GRB 021211 as a faint analog of GRB 990123: Exploring the similarities and differences in the optical afterglows

Stephen T. Holland, David Bersier, J. S. Bloom, Peter M. Garnavich, Nelson Caldwell, Peter Challis, Robert Kirshner, Kevin Luhman, Brian McLeod, K. Z. Stanek

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We present BVR CJHK S photometry of the optical afterglow of the gamma-ray burst ORB 021211 taken at the Magellan, MMT, and WIYN observatories between 0.7 and 50 days after the burst. We find an intrinsic spectral slope at optical and near-infrared wavelengths of 0.69 ± 0.14 at 0.87 days. The optical decay during the first day is almost identical to that of GRB 990123 except that GRB 021211's optical afterglow was intrinsically approximately 38 times fainter and the transition from the reverse shock to the forward shock may have occurred earlier than it did for GRB 990123. We find no evidence for a jet break or the cooling break passing through optical frequencies during the first day after the burst. There is weak evidence for a break in the J-band decay between 0.89 and 1.87 days, which may be due to a jet. The optical and infrared data are consistent with a relativistic fireball where the shocked electrons are in the slow cooling regime and the electron index is 2.3 ± 0.1. The forward shock appears to have been expanding in a homogeneous ambient medium during the first day after the burst. Our analysis suggests that the jet of GRB 021211 may have a small opening angle and that the total gamma-ray energy is likely to be much less than the canonical value of 1.33 × 10 51 ergs. If this is the case, then it is possible that most of the energy of the burst is in another form such as a frozen magnetic field, supernova ejecta, or a second jet component. The host galaxy of GRB 021211 is subluminous and has a star formation rate of at least 1 M yr -1.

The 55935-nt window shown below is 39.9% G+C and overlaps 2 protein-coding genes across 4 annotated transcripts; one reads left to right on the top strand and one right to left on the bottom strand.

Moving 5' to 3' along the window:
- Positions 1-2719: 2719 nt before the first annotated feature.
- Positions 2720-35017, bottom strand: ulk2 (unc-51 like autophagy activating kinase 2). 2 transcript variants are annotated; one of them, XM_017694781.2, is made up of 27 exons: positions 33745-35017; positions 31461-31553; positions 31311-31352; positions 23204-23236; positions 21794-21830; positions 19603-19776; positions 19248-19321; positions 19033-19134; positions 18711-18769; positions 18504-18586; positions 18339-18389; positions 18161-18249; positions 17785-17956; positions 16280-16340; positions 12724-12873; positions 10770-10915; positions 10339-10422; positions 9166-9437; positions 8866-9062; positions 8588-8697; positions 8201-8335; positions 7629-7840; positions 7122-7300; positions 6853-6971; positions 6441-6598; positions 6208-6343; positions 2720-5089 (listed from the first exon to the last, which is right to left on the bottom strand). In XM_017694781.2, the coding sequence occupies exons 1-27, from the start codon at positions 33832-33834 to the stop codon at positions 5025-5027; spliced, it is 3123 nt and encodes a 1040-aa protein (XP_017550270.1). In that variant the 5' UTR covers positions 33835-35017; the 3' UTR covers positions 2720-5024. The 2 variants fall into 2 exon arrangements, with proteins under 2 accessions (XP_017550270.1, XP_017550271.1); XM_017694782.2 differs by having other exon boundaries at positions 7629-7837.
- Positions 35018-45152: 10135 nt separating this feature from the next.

Original languageEnglish (US)
Pages (from-to)1955-1964
Number of pages10
JournalAstronomical Journal
Issue number5
StatePublished - Nov 2004

All Science Journal Classification (ASJC) codes

  • Astronomy and Astrophysics
  • Space and Planetary Science


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